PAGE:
• To illustrate, assume that 3,000 of the shares issued above for $43 are subsequently repurchased for $40. The repurchase will have the following effects on the balance sheet:
repurchase of stock illustrated1
Repurchase of Stock Illustrated
  • Now assume that these 3,000 shares are subsequently resold for $42. The resale of the treasury stock has the following effects on the balance sheet:
retained earnings
Retained Earnings
  • Cumulative net income earned since inception of company less cumulative total dividends paid.
cash dividends
Cash Dividends
  • Why pay dividends?
  • At declaration (vote of the BOD): decrease RE and increase Dividends Payable.
  • At date of record, figure out who is entitled to the dividend, no entry.
  • At payment, reduce Dividends payable and reduce Cash.
  • Companies pay dividends out of retained profits. Dividends are usually paid in cash on a quarterly basis.
  • Stock analysts closely monitor the payment of dividends.
  • It is generally perceived that the level of dividend payments is related to long-term expected core earnings.
  • As a result, dividend increases are usually accompanied by stock price increases, and companies rarely reduce their dividends unless absolutely necessary.
  • Dividend reductions are, understandably, greeted with significant stock price declines.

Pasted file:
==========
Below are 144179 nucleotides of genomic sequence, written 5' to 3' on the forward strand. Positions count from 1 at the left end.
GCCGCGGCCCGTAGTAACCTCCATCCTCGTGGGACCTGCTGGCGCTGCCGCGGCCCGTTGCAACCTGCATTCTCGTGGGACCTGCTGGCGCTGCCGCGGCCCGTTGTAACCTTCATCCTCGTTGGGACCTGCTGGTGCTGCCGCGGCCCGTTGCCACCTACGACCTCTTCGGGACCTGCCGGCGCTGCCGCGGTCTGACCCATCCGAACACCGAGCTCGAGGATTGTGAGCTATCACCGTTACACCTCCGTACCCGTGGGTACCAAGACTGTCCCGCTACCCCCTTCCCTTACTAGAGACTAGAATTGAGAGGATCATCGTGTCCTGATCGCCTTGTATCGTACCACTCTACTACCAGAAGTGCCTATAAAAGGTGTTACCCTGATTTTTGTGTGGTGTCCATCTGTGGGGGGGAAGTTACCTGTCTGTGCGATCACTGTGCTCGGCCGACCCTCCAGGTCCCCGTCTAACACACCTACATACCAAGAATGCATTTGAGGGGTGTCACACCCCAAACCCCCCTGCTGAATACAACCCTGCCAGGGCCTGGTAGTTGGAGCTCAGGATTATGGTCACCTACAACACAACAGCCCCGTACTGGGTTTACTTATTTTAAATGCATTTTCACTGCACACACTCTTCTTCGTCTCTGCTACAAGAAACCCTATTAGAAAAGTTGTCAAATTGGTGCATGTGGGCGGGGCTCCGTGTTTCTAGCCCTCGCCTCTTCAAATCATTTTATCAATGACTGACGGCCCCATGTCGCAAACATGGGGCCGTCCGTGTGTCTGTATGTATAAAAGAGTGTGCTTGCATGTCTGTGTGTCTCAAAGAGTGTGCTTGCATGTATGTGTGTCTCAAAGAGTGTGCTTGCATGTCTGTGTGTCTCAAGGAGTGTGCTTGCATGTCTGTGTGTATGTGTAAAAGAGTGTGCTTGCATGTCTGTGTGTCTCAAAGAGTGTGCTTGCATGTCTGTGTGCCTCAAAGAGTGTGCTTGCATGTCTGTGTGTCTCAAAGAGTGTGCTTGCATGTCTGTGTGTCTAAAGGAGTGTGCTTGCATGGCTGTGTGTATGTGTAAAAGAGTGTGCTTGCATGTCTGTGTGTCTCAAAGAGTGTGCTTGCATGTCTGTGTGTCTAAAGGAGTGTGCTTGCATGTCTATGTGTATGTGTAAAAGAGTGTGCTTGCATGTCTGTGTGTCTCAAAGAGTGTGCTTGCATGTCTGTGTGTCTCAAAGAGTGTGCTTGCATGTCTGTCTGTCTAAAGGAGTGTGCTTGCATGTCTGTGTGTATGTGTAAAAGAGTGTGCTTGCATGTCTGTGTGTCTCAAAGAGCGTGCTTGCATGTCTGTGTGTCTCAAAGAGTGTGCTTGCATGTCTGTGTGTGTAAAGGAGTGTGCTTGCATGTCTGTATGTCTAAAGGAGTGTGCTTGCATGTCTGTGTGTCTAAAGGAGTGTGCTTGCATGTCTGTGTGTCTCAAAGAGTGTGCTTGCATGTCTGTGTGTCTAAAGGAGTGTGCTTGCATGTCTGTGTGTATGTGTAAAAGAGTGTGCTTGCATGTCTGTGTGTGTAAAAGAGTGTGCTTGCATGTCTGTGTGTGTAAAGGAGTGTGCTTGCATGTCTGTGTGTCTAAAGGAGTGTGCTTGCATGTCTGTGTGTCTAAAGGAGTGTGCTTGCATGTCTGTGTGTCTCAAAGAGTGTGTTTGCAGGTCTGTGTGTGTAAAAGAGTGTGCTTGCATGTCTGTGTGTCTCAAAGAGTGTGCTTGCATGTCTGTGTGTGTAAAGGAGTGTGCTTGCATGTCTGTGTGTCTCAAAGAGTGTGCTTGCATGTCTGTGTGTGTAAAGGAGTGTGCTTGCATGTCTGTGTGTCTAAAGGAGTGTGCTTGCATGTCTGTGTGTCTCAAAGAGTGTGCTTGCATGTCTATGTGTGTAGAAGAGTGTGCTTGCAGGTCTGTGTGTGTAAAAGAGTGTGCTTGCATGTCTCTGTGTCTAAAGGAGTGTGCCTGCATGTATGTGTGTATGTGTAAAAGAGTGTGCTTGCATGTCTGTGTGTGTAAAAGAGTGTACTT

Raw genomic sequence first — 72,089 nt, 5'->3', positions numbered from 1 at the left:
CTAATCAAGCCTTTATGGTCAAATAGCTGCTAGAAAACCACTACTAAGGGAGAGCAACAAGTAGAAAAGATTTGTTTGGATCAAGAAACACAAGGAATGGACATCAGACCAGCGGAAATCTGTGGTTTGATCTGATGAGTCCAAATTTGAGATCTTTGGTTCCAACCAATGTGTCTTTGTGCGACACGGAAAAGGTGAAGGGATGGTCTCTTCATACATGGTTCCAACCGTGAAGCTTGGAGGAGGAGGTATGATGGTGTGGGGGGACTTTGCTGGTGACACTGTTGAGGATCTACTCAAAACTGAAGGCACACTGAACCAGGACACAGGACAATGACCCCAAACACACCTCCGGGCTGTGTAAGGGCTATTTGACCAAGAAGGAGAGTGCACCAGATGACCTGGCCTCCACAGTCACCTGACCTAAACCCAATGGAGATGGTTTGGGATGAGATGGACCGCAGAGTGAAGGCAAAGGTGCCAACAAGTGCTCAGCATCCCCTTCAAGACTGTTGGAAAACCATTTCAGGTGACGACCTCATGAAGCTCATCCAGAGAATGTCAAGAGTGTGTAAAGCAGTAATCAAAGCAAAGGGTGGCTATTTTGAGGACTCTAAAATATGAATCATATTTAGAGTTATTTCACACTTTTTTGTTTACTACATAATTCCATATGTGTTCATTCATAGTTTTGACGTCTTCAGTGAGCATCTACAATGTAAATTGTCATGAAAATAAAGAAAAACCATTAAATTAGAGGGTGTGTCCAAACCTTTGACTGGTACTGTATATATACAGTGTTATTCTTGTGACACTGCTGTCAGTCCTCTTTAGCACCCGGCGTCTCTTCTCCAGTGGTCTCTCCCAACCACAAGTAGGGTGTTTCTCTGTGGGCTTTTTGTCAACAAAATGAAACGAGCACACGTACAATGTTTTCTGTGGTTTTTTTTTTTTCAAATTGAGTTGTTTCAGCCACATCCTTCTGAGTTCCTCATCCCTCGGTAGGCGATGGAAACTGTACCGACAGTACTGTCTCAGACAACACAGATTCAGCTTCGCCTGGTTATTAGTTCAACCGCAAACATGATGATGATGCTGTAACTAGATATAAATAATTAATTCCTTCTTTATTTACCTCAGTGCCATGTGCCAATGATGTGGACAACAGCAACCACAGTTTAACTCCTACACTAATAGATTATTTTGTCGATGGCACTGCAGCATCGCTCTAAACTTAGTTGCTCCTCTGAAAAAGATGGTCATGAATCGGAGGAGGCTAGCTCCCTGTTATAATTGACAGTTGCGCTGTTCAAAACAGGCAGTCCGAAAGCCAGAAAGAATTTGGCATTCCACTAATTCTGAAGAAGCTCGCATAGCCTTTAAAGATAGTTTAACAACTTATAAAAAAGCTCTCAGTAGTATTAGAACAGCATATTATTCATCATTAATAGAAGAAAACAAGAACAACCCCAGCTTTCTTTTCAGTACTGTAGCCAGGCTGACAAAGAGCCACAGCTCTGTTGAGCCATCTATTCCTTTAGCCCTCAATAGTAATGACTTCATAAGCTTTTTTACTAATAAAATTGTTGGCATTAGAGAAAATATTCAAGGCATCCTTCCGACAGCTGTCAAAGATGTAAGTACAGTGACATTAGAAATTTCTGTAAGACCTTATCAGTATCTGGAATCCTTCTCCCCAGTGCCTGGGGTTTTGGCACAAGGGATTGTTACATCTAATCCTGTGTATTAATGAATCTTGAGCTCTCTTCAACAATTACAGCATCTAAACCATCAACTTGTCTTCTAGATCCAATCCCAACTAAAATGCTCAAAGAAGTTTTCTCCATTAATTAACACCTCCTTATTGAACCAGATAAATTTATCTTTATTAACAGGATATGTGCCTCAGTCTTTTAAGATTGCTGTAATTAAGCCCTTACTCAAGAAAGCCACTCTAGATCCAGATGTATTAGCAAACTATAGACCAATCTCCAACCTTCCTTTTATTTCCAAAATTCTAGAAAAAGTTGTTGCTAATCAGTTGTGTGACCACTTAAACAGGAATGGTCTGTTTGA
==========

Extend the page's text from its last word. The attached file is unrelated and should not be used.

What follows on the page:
accounting for dividends cash dividends
Accounting for Dividends: Cash Dividends
  • The accounting for cash dividends is straightforward. Both cash and retained earnings are reduced by the amount of the cash dividends paid.
  • In 2003, Pfizer paid $4.771 billion of cash dividends on its common shares The payment of these dividends had the following effects on its financial statements:
stock dividends
Stock Dividends
  • Increases every shareholders’ interest by the same proportion of shares, say 5%.
  • Have you really received anything?
accounting for dividends stock dividends
Accounting for Dividends: Stock Dividends
  • Although most dividends are paid in cash, dividends can also be paid in the form of the company’s stock.
  • In this case, retained earnings are reduced and paid-in-capital is increased.
  • In addition, the amount by which retained earnings are reduced depends on the proportion of the outstanding shares distributed.
stock split
Stock Split
  • Each shareholder receives a multiple of shares previously held.
  • (As in a stock dividend,) no change in total shareholders’ equity.
comprehensive income
Comprehensive Income
  • Comprehensive Income includes all recognized changes in equity that occur during a period except those resulting from investments by owners and distributions to owners.
  • Thus, included in comprehensive income but excluded from net income are foreign currency adjustments, unrealized changes in the fair value of available-for-sale securities, minimum pension liability adjustments, and changes in the market values of certain derivative investments.